Investment consultancy William M Mercer has made a splash by publicizing an internal performance audit, and in it the firm states it has created the most value against Asia benchmarks. This suggests that in the less liquid or mature equities markets of this region, selecting good fund managers makes a bigger difference than in the United States or Europe.

According to the firmÆs statistics (which it acknowledges have not been independently audited), the average value added by Mercer across 45 product categories worldwide was 2.3% per annum - but for Asia Pacific the figure was 4.3%, and for regional equities it hit 5.9%. This contrasts to a mere 0.8% added value in Europe and 1.4% in North America.

The firm believes that in Asia (including the subcontinent) ex-Japan, it provided 3.4% more value than an index against the MSCI Asia Far East AC Free ex-Japan Index. It added 6.9% against East Asia ex-Japan, and 7.5% against East Asia including Japan. It also provided clients 5.9% annual returns above JapanÆs Topix. Mercer also added considerable value against New Zealand equities and Australian small caps.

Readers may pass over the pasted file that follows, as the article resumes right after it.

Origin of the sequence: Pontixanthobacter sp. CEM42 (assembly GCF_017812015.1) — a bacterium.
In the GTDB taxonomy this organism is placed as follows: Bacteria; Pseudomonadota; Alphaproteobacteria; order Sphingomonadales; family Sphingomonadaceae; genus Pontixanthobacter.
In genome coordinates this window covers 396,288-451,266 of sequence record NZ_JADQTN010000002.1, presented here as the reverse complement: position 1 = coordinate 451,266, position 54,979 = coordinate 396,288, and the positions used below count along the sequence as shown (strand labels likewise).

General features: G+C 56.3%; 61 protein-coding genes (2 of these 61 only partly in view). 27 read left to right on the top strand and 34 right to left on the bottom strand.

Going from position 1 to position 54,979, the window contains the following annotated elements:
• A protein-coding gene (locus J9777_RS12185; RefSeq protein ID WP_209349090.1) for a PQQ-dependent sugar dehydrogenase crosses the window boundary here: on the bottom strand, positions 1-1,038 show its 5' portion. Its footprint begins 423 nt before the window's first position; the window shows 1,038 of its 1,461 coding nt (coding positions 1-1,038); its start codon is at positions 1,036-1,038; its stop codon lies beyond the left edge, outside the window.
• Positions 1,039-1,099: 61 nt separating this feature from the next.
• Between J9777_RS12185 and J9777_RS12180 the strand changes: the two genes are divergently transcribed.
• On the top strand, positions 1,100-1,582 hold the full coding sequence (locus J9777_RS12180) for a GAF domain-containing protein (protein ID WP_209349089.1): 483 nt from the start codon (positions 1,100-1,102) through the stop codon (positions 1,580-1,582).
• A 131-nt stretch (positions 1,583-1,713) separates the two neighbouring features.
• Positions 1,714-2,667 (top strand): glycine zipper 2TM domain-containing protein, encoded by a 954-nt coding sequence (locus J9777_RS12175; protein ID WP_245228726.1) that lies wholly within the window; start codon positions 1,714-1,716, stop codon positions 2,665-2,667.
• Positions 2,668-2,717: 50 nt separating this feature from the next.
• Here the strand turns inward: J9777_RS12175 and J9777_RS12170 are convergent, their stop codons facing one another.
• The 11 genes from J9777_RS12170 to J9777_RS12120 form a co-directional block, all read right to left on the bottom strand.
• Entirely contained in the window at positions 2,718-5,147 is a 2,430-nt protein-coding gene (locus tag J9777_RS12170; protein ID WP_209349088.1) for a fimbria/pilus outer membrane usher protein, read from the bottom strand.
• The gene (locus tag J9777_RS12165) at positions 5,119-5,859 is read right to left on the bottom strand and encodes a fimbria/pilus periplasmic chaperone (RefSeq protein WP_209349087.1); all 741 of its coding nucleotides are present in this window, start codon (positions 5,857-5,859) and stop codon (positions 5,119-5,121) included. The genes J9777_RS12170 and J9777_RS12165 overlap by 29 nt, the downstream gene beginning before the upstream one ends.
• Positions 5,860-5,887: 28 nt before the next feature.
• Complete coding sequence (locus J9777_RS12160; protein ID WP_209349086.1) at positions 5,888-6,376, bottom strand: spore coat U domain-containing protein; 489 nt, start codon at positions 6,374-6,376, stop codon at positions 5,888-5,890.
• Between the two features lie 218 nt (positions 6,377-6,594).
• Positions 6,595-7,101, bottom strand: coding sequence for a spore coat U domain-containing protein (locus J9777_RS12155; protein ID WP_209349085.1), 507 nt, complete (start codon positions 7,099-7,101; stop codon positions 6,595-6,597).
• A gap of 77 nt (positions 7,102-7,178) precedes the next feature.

In other words, if an institutional investor heeded the firmÆs recommendations for choosing fund managers across the globe, it would outperform benchmarks by these amounts. This account does not include transaction costs of switching managers to track the consultantÆs recommendations.

The methodology, encompassing data collected since 1995, uses the firmÆs six-tier rating for each investment product. Mercer calculated the difference between the average compound performance of products ranked first or second, which constitute most earmarked for management searches, and their benchmarks.